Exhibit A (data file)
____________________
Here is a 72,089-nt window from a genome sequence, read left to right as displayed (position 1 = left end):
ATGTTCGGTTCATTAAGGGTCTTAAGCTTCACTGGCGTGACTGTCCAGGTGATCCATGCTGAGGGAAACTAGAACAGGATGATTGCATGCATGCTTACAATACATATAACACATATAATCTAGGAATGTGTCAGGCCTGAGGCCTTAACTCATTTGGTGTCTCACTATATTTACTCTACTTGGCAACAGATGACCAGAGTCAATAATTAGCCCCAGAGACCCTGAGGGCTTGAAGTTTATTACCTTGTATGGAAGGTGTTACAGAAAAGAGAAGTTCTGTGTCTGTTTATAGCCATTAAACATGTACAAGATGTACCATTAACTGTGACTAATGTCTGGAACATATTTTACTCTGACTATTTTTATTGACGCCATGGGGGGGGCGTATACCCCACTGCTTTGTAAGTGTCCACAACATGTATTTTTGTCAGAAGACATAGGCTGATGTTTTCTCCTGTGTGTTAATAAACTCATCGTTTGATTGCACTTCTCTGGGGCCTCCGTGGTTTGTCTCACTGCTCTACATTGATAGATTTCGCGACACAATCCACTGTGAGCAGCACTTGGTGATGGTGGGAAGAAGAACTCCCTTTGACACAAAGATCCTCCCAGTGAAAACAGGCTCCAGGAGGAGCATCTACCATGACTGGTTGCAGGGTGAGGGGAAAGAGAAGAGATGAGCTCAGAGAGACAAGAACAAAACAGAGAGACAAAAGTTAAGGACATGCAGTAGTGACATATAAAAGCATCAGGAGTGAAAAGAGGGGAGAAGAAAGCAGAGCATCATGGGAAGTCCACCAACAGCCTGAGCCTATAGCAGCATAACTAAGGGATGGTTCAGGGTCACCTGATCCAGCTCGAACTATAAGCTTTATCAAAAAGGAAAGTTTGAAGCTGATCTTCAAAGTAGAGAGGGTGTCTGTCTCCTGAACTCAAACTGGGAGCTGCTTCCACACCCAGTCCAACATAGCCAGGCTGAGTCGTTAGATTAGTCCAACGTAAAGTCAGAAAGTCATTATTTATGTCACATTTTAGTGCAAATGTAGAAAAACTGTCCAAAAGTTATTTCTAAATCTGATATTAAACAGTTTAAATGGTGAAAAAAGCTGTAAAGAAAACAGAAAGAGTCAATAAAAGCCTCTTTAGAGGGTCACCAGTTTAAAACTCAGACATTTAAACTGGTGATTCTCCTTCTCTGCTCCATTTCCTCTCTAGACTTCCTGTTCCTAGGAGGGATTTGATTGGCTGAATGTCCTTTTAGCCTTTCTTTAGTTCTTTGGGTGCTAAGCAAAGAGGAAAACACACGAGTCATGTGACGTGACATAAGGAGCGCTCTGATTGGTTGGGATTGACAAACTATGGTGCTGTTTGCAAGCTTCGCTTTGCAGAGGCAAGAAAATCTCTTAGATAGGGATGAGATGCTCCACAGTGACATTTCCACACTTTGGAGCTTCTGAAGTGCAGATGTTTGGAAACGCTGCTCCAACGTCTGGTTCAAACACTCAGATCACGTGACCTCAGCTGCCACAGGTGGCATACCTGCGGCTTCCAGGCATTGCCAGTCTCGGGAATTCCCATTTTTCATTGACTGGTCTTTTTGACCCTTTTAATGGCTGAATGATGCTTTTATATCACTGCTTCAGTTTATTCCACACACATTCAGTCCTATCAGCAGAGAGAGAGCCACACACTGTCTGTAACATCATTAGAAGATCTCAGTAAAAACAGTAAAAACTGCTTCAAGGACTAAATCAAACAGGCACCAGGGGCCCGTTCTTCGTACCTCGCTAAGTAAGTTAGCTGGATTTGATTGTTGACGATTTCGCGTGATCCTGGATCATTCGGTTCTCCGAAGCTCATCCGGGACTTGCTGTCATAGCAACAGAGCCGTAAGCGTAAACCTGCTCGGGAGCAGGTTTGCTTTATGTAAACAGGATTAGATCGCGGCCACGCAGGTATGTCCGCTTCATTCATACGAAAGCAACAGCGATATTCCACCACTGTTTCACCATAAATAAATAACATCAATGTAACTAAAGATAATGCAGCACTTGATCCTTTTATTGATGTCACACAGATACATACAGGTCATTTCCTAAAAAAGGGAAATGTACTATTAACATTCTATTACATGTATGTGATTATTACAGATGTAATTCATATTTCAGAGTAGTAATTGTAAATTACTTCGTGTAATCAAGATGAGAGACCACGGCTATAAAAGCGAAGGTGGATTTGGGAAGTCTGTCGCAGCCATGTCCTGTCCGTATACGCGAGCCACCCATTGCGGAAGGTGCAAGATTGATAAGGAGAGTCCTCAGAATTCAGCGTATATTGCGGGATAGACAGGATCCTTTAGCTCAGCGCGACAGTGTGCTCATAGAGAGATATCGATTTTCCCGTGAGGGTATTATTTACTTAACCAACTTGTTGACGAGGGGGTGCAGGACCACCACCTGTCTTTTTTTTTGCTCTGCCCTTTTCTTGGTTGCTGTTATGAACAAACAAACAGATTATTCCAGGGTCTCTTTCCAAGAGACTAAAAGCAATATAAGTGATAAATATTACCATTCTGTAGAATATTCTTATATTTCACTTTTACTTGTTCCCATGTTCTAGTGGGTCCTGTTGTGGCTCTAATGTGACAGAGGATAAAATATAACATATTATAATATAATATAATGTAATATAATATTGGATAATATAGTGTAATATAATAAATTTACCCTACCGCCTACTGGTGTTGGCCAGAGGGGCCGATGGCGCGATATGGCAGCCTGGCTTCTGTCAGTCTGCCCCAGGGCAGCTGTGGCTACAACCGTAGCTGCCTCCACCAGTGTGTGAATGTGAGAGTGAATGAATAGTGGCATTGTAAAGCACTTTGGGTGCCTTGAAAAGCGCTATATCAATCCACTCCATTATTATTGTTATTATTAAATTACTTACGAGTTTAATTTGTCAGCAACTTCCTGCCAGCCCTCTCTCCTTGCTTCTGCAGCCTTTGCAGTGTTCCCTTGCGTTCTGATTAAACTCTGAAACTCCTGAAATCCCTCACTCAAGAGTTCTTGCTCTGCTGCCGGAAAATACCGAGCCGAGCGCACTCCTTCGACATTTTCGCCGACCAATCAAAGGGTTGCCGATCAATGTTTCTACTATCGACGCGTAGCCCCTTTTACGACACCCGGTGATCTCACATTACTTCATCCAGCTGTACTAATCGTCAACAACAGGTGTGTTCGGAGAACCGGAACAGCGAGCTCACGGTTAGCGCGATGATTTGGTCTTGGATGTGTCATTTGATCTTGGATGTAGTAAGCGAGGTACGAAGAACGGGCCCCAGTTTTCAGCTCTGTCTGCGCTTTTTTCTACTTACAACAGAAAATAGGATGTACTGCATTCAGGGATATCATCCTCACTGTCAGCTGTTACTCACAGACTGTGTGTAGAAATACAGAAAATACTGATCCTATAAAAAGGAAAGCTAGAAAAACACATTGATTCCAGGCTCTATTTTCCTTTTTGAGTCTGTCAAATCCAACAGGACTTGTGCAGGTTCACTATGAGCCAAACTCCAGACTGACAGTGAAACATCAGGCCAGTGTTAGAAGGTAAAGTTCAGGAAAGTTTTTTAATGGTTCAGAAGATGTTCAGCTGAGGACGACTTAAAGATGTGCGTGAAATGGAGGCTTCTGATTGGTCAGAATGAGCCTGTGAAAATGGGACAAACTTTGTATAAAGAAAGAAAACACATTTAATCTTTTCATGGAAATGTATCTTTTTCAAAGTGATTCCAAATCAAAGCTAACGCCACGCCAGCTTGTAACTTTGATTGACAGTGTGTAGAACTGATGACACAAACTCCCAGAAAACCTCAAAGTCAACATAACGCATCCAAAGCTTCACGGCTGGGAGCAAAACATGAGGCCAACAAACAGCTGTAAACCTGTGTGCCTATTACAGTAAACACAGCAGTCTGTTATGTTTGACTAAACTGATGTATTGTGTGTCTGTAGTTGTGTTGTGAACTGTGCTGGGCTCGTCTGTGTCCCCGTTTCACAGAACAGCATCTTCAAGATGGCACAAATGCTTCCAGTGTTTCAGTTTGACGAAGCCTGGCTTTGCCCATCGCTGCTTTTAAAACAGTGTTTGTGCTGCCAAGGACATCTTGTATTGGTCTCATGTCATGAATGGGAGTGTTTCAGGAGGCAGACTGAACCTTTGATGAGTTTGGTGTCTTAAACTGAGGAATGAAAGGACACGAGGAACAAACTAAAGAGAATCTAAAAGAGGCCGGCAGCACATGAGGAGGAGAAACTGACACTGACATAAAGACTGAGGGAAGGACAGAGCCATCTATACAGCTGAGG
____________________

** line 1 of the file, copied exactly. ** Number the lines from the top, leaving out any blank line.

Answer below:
Here is a 72,089-nt window from a genome sequence, read left to right as displayed (position 1 = left end):